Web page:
An unstable partnership in Iraq attempts to stop IS revival

LHEIBAN (Iraq) -- A backhoe excavated the ground to construct trenches. Iraqi soldiers scanned vast agricultural tracts looking for militants. Not far away, Kurdish soldiers did the same.

An unstable partnership in Iraq attempts to stop IS revival

This was the rare example of cooperation between the federal government, the semi-autonomous Kurdish area and the federal government in Lheiban, a small farming village in northern Iraq. Both sides were defending the village from attacks by Islamic State.

Baghdad's Kurds and the Iraqi government are working together to end the Islamic State group's resurgence despite a long-standing territorial dispute.

The next chapter in Iraq's war against IS will determine if the fragile security partnership can be sustained. Both sides agree that they need the Americans to keep the country together. This is why the U.S. military presence is still present in Iraq despite the fact that its combat mission officially ends Dec 31st.

This month marks four years since IS was declared defeated in Iraq. The rivalry between Baghdad, the Kurds, opened up cracks through the which IS crept back. A long, disputed area snaking through four provincials -- Nineveh Kirkuk, Salaheddin, and Diyala -- were IS forces could not enter. The zone could stretch up to 40 km (24 miles) in some areas.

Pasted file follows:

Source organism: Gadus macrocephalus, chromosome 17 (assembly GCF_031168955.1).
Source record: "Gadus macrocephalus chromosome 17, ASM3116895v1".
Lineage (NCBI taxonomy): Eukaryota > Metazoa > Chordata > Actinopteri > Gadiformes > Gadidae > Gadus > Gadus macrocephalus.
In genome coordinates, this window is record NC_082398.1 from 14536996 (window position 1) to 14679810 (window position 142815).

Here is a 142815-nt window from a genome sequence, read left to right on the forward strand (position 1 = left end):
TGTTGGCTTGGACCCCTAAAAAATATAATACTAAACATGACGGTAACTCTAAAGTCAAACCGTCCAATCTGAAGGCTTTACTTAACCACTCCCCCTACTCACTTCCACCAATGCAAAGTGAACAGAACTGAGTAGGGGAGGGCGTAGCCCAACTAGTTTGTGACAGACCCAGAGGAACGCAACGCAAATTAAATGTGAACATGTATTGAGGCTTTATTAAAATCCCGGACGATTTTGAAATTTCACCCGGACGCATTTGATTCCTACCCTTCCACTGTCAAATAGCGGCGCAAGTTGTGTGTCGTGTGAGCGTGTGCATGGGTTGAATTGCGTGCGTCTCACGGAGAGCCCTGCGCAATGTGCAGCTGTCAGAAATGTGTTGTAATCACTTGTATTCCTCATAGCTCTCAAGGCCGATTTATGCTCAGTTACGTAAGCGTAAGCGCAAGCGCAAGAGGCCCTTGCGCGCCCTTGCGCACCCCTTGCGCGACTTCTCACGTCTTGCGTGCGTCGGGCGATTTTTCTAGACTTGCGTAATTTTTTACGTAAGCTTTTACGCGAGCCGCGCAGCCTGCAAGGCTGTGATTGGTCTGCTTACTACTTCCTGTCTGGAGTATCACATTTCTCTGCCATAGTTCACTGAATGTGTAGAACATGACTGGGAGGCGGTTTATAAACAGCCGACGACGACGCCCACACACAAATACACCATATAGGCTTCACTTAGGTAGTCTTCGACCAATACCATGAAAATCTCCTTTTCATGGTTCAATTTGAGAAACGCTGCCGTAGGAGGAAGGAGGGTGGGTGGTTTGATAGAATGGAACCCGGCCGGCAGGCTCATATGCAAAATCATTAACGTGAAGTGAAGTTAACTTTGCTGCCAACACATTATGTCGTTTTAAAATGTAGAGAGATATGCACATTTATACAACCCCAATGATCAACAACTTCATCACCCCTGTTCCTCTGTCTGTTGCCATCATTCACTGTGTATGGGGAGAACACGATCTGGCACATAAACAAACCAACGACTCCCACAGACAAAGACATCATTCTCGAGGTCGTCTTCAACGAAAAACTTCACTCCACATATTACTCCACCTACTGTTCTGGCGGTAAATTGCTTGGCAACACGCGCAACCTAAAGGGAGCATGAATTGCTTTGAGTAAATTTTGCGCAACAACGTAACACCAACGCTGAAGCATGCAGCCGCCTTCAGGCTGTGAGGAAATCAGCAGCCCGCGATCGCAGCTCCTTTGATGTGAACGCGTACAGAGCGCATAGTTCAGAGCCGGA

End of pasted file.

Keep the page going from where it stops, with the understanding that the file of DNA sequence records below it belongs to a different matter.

Lheiban is located in one area of the zone. A recent wave of IS attacks threatened the evacuation of the area's residents, mostly Kurds. To better police the area, Iraqi troops are now working with the peshmerga to establish joint coordination centers.

Capt. Nakib Hajar is the head of Kurdish peshmerga operations within the region, using the Arabic acronym IS. He said that "we are coordinating... It all starts here in this village.


Helmet Zahir, like all Lheiban residents, is tired. The cement factory worker used to spend the night on the roof, with his wife and children inside, while waiting for his rifle.

The only oil company in the vicinity with thermal night vision, security personnel would signal when they saw IS militants moving down Qarachok Mountain range towards Lheiban.

Zahir and other armed residents were able to stop them.

"We were left. He said that the peshmerga was one side and the Iraqi army was on the other. "We were abandoned."

Many of the village's inhabitants, who are mostly Kurds, fled after a recent spate of attacks on the village. There were three in the first week alone of December. In the relative safety of the Kurdish north, Zahir and his family moved to Debaga.

Lheiban once had 65 families but now only 12 remain, according to village mukhtar Yadgar Karim.

Peshmerga and Iraqi troops moved into the village on Dec. 7. They had plans to coordinate their efforts in other disputed areas. Officials from Kurdish hoped that this would encourage villagers to return. It is crucial to maintain a Kurdish population within the region.

Zahir isn't convinced. He said, "I came to inspect the situation but I am too afraid of returning."

The positions of the peshmerga are located all along the Qarachok mountain ridge. They don't have the orders to stop IS militants crossing on to attacks or raid IS positions, explained Col. Kahar Jawhar.